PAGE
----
p.m. Curt and Jenn pay tribute to veterans of all wars through stories and Curt’s original songs.

The program is free and open to the public.

Visit hamptonfallslibrary.org or call the library at 926-3682.

Book talk

Join the Hampton Historical Society History Book Group on Sunday, Nov. 3, to delve into the 19th Amendment by discussing The Woman’s Hour by Elaine Weiss. In it, Weiss
details the great fight to win the vote for American women. The meeting will be at 4 p.m. at the Tuck Museum of Hampton History in Hampton. Barbara Tosiano will lead the discussion and is making banana pudding, a quintessential southern dessert, to serve at the meeting. All are welcome to attend.

Meet Queen Victoria

Join the Hampton Historical Society on Thursday, Oct. 10, at 6:30 p.m., when Queen Victoria will pay a visit. The Queen will speak following a short annual meeting, to be held at the Masonic Lodge, 77 Tide Mill Road, Hampton. Sally Mummey, using storytelling and a good dash of humor, will portray Queen Victoria, who ascended to the throne in 1837 and ruled for 63 years. Mummey’s program reveals personal details of a powerful yet humane woman, who took seriously her role as an English monarch. This is appropriate for all ages and free to the public.

Courtesy photo.

A Hampton Halloween: Town celebrates the spooky season

The search is over for families looking for a new way to get in the Halloween spirit. This year’s second annual Halloween Fest will be held on Saturday, Oct. 19, from 5:30 to 8:30 p.m. at Tuck Field in Hampton.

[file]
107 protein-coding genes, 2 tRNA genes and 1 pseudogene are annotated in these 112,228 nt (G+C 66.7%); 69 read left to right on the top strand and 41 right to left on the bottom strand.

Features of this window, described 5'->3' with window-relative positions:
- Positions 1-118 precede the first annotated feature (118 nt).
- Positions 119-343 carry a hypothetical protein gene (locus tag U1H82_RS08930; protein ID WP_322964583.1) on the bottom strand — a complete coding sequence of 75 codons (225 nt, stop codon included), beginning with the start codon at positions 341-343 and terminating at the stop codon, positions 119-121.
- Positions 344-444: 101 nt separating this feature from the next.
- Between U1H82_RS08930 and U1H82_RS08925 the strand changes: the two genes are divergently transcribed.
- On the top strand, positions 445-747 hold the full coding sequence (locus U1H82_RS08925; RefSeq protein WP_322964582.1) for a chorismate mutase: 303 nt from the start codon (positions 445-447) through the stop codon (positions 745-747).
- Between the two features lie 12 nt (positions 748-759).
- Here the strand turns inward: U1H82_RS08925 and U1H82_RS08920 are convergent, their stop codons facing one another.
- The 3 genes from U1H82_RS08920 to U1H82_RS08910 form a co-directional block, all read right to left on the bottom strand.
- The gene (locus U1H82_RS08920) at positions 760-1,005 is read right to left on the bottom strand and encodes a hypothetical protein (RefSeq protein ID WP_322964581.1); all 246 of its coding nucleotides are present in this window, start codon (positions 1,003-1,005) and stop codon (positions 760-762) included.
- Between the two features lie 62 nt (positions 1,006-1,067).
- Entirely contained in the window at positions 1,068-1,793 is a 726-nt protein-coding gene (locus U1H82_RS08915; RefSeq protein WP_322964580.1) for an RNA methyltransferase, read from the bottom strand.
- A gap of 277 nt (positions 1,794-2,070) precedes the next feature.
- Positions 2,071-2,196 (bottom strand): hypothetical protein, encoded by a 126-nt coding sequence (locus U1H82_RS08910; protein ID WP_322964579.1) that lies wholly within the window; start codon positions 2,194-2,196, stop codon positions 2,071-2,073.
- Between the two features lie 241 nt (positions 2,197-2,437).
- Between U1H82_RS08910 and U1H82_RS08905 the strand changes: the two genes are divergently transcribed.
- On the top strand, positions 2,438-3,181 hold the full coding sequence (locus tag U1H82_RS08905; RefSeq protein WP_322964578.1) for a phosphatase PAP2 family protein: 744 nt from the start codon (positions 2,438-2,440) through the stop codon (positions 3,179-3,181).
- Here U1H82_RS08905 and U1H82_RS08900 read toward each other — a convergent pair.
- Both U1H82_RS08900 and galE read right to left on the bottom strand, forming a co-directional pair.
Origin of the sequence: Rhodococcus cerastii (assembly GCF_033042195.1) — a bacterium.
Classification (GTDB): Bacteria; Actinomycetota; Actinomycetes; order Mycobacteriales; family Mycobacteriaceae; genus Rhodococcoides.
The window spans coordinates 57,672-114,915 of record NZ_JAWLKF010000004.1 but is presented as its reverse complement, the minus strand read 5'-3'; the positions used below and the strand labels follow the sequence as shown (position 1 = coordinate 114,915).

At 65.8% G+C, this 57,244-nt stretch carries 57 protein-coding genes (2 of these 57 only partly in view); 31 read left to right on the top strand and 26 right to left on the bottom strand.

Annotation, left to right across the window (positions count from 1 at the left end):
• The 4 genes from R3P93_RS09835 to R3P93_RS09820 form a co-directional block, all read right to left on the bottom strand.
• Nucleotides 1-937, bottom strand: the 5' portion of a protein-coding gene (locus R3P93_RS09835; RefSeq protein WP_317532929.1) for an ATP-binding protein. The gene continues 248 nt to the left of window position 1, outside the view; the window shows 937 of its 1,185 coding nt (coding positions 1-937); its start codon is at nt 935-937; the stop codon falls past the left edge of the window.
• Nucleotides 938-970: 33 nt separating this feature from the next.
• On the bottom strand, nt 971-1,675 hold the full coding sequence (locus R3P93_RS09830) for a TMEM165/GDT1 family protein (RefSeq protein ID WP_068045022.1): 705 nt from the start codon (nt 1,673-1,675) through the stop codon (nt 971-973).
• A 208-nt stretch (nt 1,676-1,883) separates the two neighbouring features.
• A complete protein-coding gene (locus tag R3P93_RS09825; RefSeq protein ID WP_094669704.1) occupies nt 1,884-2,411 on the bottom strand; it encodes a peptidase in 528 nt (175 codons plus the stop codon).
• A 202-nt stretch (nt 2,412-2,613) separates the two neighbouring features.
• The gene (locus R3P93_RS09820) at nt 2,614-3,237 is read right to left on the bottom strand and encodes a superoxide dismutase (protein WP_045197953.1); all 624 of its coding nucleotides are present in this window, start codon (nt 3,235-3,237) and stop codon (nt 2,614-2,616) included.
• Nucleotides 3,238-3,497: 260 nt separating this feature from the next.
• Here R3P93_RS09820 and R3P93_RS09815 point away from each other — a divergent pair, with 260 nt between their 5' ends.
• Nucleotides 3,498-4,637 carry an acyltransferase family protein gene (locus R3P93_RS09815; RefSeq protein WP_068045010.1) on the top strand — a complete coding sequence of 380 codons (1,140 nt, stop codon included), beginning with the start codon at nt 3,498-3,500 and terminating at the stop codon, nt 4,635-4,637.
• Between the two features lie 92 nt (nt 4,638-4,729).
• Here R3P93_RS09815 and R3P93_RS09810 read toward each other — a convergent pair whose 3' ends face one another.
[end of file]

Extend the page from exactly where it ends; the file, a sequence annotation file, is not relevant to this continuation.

After a wildly successful first year, the two organizations that host the event — the Hampton PTA and Hampton’s Parks and Recreation Department — decided Round 2 was a must.

“It kind of blew our minds, not knowing what to expect, it being our first year. We were beyond impressed with the turnout and the support and the outcome that we had,” said Hampton PTA coordinator Jessica Svirsky.

Using last year’s fest as reference, the PTA has got the fun and games portion of the event down to a science. Svirsky said they’ve whittled down the number of activities to around 20, taking into account what was popular last year. The lineup includes face painting, pumpkin painting, spooky — and silly — storytelling, a photo booth, a haunted house and prizes. Guests who complete all 20 games and activities will take home a bag of trinkets filled with donated goodies from various sponsors and local businesses.

“[Local businesses] do an amazing job in sponsoring this event,” Svirsky said. “We do this event with 100 percent sponsorships. We [Hampton PTA and Hampton Parks and Recreation] just do the work of actually putting it on.”

Attendees can also enter the costume contest, which will be judged by this year’s Miss Seabrook and Little Miss Seabrook, or partake in an instructional lesson on how to do the “Thriller” dance, taught by local eighth-graders.

If last year’s numbers are any indication, partygoers can expect a full turnout. In 2018, the bash pulled a crowd of nearly 2,000, Svirsky said. She credits its popularity to the fact that the event is both free and family-friendly, and a great way to get the community together in a way that she says might not be so common anymore.

“Back in the day we used to have these types of events where your community came together and you were outside and the kids were running around and it’s just a simple fun,” she said. “[Now] it’s amazing to see how much they come and support us. … I like the excitement. Everybody’s having a great time. Like last year, I don’t think we got one complaint. That’s awesome.”

The party is open to all ages. Admission is free.

— Elyse Carmosino

Courtesy photo.